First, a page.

Advice: Reverb for classical music

I use, mostly, LSPs convolution plugins, either impulse response or impulse reverb (which has more features). They are great!

I agree with Luis, the lsp plugins are great

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Thank you friends, I will tried some of those plugins tomorrow.

@Michael_Willis Live instruments. Flute alone and flute and guitar for the moment.

You could also try Invada Early Reflection Reverb.

I dowloaded the LSP reverb, and all de LSP plugins. However the Impulse reverb is not working , I change the settings but nothing happens. Maybe I don’t understand how the works

You need to have a IR (impulse response) to load in the LSP Impulse Reverb. These IRs are WAV files that allow the plugin to emulate a room. You can buy (like the 3 Sigma ones I’ve mentioned) or download some free ones to use with the plugin.

Here is a tutorial:

Note: In fact I use the “Impulse Response Stereo” plugin for reverbs instead of the “Impulse Reverb”, as it’s simpler and has all I need for a reverb. (I use the Impulse Reverb for guitar cabinets, as it allows me to mix different IRs.)

@Aleph Are you finding that the reverbs you have tried are unsatisfactory? It might just be a matter of dialing in the right settings; if you are able to describe what you want in a reverb, we could probably help you better.

For classical choirs and orchestras I tend to use the free Bricasti IRs from Samplicity. For an easy interface to load them up use Robin Gareus’s one: or this one:

I haven’t found an algorithmic reverb that I completely trust on Linux yet. Nothing in the same league as my favorite Windows/Mac PhoenixVerb plugin (once Exponential Audio and now owned by iZotope). I’ll have to revisit DragonFly as it shows the most promise and it has seen some updates since I last tried it…

Ok. Thank you friends. I will try it.

I can’t find the Briscati IRs, Samplicity is maybe down…

I can find more o less a nice reverb, for the moment the best for me is Dragonfly, but I find that they are not really top reverbs they are a bit unnatural.

Try turning the modulation down in Dragonfly Hall, to somewhere around 0 to 10 percent. Some people love the warble/flutter, others hate it. If none of the free reverbs work for you, buy Valhalla and get it working with Carla’s win vst bridge.

This should work for now:

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Yes, working!!

I used the, very simple but better sound than LSP.
I can’t compile the other plugin.

These wav files sound great, much better, more realistic…

I have a doubt: I recorded the music in stereo, two mics. Briscati M7 has have 3 files, L, R and M to S. I did a stereo bus for the reverb. Which file should I use?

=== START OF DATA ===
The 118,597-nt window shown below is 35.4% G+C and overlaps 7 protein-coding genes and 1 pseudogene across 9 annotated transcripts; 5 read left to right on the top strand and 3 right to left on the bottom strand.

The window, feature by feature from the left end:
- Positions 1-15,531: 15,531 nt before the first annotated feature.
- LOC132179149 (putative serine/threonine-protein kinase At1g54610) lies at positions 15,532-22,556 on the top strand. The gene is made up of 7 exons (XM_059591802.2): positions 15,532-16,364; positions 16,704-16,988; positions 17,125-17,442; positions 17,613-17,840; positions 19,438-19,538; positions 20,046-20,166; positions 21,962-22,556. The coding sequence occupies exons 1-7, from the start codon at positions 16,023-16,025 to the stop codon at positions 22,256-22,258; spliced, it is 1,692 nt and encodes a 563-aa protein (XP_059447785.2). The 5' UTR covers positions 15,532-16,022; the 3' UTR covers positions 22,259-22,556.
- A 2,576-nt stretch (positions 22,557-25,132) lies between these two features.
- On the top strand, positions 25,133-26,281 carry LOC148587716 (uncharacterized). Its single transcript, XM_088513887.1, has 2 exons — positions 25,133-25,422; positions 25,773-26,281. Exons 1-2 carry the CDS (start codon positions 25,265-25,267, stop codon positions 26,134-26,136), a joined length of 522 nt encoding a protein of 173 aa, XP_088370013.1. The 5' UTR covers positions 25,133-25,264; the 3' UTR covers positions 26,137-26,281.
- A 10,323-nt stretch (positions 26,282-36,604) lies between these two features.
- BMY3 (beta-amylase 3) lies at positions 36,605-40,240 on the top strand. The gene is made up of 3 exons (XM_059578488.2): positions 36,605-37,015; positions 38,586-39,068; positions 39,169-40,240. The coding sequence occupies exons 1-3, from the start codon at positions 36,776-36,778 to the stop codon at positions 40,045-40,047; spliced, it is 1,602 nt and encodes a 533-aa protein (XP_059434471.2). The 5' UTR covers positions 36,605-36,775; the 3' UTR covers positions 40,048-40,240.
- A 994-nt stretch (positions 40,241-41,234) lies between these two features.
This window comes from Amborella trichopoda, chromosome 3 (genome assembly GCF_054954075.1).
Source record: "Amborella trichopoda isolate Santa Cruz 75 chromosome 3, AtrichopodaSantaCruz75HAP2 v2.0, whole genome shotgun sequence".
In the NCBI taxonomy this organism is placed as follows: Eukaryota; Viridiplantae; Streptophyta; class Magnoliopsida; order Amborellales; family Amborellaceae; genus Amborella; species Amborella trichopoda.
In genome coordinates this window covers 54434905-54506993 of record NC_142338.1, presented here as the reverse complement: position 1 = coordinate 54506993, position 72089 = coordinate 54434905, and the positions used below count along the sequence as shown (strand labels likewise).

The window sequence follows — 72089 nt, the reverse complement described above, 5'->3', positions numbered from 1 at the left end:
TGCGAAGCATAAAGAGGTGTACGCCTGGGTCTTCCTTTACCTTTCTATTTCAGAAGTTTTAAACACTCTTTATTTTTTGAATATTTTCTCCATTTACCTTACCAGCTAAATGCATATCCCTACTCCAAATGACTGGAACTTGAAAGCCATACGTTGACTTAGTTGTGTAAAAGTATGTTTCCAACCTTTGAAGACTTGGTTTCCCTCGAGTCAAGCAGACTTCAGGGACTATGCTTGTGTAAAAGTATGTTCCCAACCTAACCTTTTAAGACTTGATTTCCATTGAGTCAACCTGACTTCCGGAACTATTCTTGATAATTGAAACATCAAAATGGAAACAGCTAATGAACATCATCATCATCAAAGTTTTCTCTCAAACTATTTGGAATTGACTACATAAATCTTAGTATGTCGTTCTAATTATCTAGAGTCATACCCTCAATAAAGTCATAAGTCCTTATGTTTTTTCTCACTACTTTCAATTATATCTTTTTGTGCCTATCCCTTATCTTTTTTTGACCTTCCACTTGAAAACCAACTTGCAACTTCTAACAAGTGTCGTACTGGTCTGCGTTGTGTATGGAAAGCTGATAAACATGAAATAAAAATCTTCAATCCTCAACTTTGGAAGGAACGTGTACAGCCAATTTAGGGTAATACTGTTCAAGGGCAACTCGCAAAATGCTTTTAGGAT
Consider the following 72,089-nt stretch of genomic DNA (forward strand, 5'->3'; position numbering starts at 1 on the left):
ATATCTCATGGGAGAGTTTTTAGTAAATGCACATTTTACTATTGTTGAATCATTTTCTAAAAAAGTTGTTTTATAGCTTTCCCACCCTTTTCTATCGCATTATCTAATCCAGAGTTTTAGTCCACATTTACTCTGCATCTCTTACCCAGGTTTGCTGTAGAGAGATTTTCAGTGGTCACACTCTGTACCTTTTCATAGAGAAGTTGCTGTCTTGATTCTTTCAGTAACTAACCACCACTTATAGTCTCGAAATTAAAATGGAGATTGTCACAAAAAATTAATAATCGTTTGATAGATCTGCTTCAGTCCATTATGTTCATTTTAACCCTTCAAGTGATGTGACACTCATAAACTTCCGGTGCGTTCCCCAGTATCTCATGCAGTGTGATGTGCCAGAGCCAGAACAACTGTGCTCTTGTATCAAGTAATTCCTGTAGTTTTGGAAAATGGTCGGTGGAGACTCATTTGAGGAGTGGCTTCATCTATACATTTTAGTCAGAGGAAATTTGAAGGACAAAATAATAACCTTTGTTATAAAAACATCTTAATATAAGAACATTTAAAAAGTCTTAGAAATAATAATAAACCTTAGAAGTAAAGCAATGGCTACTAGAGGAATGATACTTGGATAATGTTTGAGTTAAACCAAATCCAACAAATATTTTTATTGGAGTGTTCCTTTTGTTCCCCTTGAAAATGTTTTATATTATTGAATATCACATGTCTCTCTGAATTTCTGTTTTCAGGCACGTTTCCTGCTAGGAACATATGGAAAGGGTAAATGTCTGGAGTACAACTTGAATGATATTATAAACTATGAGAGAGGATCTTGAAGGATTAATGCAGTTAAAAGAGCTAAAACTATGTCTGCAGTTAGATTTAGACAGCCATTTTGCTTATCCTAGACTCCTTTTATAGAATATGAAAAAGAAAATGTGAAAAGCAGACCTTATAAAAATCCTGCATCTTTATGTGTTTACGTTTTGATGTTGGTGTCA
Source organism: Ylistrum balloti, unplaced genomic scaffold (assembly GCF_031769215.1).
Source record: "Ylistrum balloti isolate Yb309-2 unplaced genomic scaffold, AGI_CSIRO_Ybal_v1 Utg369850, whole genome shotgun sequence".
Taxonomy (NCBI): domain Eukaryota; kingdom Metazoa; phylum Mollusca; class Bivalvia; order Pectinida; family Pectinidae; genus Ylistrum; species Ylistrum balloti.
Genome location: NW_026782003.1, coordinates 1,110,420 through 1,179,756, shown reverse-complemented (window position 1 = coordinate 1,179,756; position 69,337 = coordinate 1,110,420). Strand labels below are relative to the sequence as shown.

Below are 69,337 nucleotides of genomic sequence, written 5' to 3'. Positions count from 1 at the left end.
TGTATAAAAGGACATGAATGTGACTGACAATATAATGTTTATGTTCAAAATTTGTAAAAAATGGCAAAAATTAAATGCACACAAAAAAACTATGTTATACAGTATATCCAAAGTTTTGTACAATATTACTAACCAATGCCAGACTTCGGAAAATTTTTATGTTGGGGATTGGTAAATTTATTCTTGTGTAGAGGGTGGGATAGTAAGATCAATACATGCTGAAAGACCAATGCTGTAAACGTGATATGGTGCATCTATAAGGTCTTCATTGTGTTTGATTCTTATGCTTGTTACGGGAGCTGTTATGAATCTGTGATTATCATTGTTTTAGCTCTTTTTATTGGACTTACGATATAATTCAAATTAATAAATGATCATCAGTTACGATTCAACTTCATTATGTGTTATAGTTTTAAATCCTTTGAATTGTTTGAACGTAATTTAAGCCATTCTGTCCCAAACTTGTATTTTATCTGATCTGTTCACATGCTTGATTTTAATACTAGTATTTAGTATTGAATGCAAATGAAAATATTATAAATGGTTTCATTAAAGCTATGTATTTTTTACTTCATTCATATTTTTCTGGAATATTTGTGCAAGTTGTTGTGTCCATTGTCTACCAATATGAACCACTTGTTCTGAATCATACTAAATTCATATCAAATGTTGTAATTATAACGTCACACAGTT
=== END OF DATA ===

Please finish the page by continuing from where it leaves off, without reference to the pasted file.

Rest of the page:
You should use the quad files if possible. Still stereo but more realistic processing of original audio. I think you can combine the L and R to work as a quad too (for plugins that don’t accept quad files).

And another surprisingly good algorithmic reverb that I’d forgotten about is the one included in Harrison’s Essentials Bundle. GVerb+ I think it is called. I have used it no problems on various live choir concert recordings to sweeten the space. Just thinking about the name, it is some kind of enhancement of the open source GVerb?

With regards another Convolution plugin, try Klangfalter available here:

I happily use both Convo.lv2 (x42) and the Klangfalter one however at this point Convo.lv2 seems to have become my go-to in Linux world.

Also on that ports page is a great LUFS meter (I upgraded to the multimeter but, again, x42 loudness meters are hard to beat. And for $30 more, you get all the nice BBC VU needle-meter stuff too.

The Briscati wav files do not contain any quad.
How can I combine L and R to get the stereo with LV2 Convolution? Briscati does contain M to S files, those don’t work?

Klangfalter plugins don’t work in my system, MXLinux. Maybe I need something more updated.

IIRC it is the GVerb algorithm, just a nicer UI.

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Yes, it works better, but I think the result obtained with the wav and LV2 Convolution files is much better.

The Bricasti files do have quad options. You need to download one of the other links on the page. There are two quad options – 44.1k and 48k – depending on whether you are doing pure music or video work. Here’s the 44.1k one:,%2032%20bit,%2044.1%20Khz,

I’m running MXLinux and AntiX (the best audio platform I’ve come across!) and Klangfalter works just fine. Have you enabled the usual repos like KXStudio etc? With both those distros I started with the default ISOs and added everything I needed through repos and individual debs. The only plugin I’ve ever had to compile by hand was noise-repellent and it was totally worth it. At this point the only product I’m missing for professional classical music work is a good spectral editor and I’m afraid the newer Audacity spectral stuff just isn’t in the same league as RX both in quality and workflow (while admitting that for all other audio tasks when you don’t want to fire up a DAW it is amazing).